Tesla Solar Panels Are Catching Fire – Amazon and Walmart Have Both Been Burned. Walmart Is Suing
By B.N. Frank
Solar panels that catch fire are not desirable or eco-friendly. What’s bizarrely coincidental is that these combustible panels are being made by Elon Musk’s company, which also sells flamethrowers.
According to The Philadelphia Inquirer, Walmart is suing Tesla because of solar panels that caught fire at 7 of its stores. The lawsuit alleges that poorly trained installers who Tesla hired for Walmart were at fault, not the actual units.
“Properly designed, installed, inspected, and maintained solar systems do not spontaneously combust,” Walmart said memorably in its complaint, filed in New York on Tuesday.
The fires, which cost Walmart “millions,” threatened gas lines, sent at least one firefighter to the hospital, and only avoided deadly catastrophes by a “stroke of luck.” Walmart called the repeated fires and poor subsequent inspection results proof of “years of gross negligence and failure to live up to industry standards.”
Tesla designed these systems and represented them as safe, reliable, and an environmentally conscious way for Walmart to reduce its energy costs,” wrote Walmart’s lawyers from New York-based Davis Polk & Wardwell. Tesla had promised Walmart it would maintain the systems, keeping them “perpetually safe and reliable.”
As fire reports mounted, Tesla agreed to disconnect the Walmart solar systems. But Tesla systems are dangerous even when they are disconnected, Walmart added: A Yuba City, Calif., Walmart’s Tesla rooftop solar system caught fire last November, five months after it was shut off. Walmart said independent investigators found that Tesla failed to secure loose electrical wires at the site, “creating a fire hazard.”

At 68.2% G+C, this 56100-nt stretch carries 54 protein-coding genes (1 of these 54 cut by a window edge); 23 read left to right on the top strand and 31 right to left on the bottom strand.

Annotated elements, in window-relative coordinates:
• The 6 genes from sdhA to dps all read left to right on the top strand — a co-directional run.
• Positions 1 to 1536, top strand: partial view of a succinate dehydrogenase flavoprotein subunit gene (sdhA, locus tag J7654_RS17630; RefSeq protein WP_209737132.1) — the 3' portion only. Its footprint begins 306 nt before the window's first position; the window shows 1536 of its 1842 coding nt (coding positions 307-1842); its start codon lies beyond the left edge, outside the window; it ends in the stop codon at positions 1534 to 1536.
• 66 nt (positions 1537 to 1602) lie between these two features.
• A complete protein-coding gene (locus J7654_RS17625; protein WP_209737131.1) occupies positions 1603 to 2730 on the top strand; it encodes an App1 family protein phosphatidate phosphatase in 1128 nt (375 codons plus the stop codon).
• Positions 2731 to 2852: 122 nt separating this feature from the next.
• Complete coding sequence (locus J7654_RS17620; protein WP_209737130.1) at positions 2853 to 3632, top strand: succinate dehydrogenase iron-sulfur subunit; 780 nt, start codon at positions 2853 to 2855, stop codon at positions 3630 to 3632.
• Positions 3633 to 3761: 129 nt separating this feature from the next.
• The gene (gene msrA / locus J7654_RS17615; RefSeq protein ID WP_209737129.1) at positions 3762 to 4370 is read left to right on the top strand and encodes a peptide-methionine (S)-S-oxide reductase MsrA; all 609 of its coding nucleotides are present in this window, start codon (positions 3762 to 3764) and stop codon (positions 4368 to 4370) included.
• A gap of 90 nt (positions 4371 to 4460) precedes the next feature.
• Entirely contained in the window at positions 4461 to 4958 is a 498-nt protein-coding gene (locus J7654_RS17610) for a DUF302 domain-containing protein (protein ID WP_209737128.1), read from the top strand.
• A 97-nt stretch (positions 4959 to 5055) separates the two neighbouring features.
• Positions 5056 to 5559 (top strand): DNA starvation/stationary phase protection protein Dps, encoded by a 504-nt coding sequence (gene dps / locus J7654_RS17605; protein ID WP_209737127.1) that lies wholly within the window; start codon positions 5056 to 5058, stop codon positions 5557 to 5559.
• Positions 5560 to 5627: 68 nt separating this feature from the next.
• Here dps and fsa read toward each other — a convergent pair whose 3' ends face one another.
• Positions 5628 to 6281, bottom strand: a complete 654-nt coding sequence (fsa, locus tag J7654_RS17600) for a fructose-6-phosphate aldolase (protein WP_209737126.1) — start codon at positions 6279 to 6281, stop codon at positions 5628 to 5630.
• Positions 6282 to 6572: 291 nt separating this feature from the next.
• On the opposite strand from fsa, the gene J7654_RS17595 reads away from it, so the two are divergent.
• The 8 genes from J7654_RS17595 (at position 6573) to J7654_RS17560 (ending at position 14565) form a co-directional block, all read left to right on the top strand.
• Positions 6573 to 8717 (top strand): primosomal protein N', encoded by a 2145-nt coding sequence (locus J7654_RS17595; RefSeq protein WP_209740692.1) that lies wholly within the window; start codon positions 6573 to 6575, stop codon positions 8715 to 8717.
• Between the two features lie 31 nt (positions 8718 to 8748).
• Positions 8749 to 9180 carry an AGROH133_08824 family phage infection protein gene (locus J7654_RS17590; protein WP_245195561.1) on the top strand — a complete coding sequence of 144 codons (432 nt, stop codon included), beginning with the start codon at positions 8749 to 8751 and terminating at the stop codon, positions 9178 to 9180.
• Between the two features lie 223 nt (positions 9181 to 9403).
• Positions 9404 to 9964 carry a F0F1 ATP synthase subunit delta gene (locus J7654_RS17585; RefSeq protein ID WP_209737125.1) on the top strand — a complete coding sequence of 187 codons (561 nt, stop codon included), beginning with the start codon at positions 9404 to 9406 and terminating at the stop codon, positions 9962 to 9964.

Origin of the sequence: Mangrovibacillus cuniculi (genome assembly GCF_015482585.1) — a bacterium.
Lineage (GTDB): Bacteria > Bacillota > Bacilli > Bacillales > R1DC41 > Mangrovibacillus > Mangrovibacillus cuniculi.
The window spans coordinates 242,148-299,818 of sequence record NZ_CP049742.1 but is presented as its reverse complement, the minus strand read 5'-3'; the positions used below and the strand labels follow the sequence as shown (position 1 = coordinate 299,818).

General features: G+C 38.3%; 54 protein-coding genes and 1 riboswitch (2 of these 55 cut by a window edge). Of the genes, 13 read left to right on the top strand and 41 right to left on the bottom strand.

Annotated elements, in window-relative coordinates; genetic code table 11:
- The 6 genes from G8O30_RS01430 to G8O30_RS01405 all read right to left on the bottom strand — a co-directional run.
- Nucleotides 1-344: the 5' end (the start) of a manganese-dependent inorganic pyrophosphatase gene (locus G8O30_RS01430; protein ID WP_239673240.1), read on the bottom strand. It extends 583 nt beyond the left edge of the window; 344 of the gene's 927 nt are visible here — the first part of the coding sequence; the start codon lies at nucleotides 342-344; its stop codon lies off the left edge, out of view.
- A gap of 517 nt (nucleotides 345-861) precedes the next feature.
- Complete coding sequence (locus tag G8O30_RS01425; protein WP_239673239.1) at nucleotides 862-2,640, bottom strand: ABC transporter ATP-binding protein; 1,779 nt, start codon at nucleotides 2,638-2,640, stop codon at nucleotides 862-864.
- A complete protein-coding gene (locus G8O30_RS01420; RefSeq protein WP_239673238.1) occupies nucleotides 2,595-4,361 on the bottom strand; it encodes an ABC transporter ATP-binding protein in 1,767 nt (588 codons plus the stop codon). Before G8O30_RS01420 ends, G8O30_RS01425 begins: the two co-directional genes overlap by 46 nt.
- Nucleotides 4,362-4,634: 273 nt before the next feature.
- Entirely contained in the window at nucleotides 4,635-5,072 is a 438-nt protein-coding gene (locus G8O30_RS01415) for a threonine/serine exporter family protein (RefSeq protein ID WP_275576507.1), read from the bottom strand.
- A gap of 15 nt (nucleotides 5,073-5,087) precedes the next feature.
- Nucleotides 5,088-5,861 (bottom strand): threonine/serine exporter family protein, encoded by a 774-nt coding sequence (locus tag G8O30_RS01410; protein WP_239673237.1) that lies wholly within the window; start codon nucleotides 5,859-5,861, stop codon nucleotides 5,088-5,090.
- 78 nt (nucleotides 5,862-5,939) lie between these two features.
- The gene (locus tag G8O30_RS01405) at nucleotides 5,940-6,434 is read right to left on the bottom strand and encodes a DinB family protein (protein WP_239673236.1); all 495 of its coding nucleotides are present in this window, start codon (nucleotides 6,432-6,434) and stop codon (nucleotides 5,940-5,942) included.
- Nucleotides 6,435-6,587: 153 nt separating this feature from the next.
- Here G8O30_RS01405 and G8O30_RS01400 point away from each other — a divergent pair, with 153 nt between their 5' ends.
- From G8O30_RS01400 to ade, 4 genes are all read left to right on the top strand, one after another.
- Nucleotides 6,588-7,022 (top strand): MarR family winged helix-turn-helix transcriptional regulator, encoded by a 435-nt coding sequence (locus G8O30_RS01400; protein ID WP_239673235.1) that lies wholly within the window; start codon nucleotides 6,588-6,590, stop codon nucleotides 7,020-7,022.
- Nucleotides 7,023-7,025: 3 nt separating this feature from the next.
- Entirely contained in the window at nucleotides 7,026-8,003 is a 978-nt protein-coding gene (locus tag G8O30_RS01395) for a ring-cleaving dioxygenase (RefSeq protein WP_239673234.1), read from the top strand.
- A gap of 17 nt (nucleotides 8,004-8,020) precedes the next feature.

Joint Walmart-Tesla inspections at other stores in late 2018 found “numerous hot spots” and cracked insulation “visible to the naked eye or readily identifiable” with standard equipment, casting doubt on the quality of Tesla’s repairs as well as its maintenance.
Inspections in 2019 turned up more problems: All 29 stores reviewed through Aug. 16 showed signs of “gross negligence,” and many were “unsafe.”
Walmart says it sued after Tesla was unable to trace the problems to “root causes,” leaving Walmart unwilling to turn the systems back on. The company has concluded that “Tesla is incapable of maintaining solar systems in a safe condition” since it failed to hire or contract enough “qualified solar professionals” to do the work.
On March 7, 2018, Walmart staff and shoppers at a store in Beavercreek, Ohio, reported “light smoke haze” inside the store. Inspectors blamed an overheated inverter unit (which converts solar-generated direct electrical current to alternating current that the store can use), and found that it had been secured with improper brass bolts in violation of the National Electrical Code. The bolts melted in the fire. The inverter also lacked a waterproof seal; the box got wet, “likely contributing to the fire’s ignition.” Fire damage there totaled nearly $800,000.
On May 21, a fire at the Denton, Md., store, which cost Walmart $100,000, was also traced to an inverter. Eight days later, employees at the Indio, Calif., store saw smoke rising through a skylight and called firefighters, who found the solar panels “engulfed in flames” as staff and customers fled. Damage and costs there totaled $8.2 million. Investigators found “module hot spots, improper grounding and wiring methods,” and bad electrical connections.